Ecstatic Religion: A Study of Shamanism and Spirit Possession

Ecstatic Religion: A Study of Shamanism and Spirit Possession

Ecstatic Religion: A Study of Shamanism and Spirit Possession

Ecstatic Religion: A Study of Shamanism and Spirit Possession

Synopsis

I.M. Lewis's wide-ranging comparative study looks at the psychological, medical, aesthetic, religious, and cultural aspects of possession, and covers themes including soul-loss, ecstatic trance, divination, erotic passion, and exorcism. Probing the mysteries of spirit possession through the critical lens of anthropological and sociological theory, this fully revised and expanded third edition is of crucial importance for students of psychology, sociology, religious mysticism and shamanism.

Excerpt

Since the last edition of this book in 1989, the 'possession' of human beings by alien spirits, an exotic condition that seemed to have virtually disappeared from Western culture, returned with a bang in the shape of what psychiatrists call 'Multiple Personality Disorder'. This striking phenomenon of contemporary, especially American, life, involving possession by an assorted collection of spirit entities (including frequently aliens), with its specialist diagnosticians and therapists, has become big business. It is legitimated and promoted by a mushrooming popular literature and by highly successful films such as 'The three faces of Eve', 'Rosemary's Baby', 'Alien', 'Others' etc.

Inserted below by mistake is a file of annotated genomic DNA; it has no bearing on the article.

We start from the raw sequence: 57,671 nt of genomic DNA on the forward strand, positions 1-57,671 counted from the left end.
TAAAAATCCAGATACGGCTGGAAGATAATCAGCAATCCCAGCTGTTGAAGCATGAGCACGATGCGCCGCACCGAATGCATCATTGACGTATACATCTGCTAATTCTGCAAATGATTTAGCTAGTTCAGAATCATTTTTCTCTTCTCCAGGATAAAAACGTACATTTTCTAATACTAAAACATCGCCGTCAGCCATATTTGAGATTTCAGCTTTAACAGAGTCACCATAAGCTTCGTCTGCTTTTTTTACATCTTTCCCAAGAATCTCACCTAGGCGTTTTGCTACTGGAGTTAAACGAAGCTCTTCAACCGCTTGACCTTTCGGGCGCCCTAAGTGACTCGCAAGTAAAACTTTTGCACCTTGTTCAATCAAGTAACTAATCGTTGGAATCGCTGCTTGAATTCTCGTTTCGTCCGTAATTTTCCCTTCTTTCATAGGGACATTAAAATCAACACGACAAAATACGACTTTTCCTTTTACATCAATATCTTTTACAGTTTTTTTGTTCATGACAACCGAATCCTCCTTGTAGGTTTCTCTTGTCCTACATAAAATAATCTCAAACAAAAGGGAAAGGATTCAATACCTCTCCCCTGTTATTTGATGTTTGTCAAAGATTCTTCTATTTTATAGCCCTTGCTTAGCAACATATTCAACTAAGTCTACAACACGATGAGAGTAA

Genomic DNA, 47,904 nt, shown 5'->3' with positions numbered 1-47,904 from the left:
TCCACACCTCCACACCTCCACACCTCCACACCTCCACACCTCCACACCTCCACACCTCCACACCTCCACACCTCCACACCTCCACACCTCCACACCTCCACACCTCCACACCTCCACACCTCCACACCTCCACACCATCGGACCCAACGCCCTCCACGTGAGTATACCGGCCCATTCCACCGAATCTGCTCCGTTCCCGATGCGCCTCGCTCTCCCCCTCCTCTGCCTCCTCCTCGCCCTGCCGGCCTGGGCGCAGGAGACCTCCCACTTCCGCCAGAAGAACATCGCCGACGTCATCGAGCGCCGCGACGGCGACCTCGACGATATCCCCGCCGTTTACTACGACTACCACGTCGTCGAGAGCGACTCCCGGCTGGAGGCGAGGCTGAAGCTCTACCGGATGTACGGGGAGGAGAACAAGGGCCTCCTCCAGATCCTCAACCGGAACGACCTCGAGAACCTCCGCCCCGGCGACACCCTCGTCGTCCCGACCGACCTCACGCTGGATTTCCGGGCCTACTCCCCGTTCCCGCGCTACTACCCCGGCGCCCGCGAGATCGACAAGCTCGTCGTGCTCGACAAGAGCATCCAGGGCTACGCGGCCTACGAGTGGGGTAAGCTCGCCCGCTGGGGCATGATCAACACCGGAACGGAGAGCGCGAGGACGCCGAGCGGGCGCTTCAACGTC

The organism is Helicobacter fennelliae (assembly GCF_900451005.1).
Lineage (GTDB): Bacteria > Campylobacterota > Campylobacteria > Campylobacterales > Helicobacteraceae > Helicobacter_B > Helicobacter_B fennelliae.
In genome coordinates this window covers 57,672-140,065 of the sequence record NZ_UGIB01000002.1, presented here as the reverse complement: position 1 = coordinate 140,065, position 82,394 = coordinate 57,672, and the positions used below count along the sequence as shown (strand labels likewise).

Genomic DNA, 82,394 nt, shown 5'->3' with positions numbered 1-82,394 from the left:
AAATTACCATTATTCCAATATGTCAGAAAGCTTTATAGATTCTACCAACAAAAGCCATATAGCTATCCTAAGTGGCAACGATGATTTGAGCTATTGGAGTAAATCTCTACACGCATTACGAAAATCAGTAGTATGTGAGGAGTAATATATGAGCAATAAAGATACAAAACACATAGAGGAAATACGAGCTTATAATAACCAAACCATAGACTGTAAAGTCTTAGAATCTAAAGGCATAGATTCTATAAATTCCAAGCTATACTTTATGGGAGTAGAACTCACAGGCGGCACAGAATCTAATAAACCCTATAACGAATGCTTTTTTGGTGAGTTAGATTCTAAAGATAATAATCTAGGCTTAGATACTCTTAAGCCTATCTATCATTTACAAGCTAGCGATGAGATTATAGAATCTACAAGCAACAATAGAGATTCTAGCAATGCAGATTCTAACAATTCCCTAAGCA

The current appeal of New Age beliefs and practices has encouraged a similar, if more exclusive, market for 'Neo-Shamanism', as individuals and groups in contemporary Western society adapt what they take to be exotic shamanistic lore for ritual healing and other spiritual purposes (cf. Pen-in, 1995; Jakobsen, 1999; Ogudina, 1999). This is a kind of 'psychic aerobics' as Clifton (1989) dubs 'armchair shamanism', and if you have the money to spare, you can enrol in practical courses and not only at such famous sites as Big Sur in California. Successful Western entrepreneurs even finance international conferences for academic researchers on 'traditional' shamanism (the real mackay), as well as for practitioners like themselves. This is truly the era of guru globalisation!

For its part, Multiple Personality Disorder connects with another popular contemporary preoccupation: satanism. the standard explanation of mpd by its diagnosticians and therapists is in terms of childhood sexual assault, often in a satanic ritual context. Typically, therapy which is designed to recover repressed memories, often with the aid of hypnotism,

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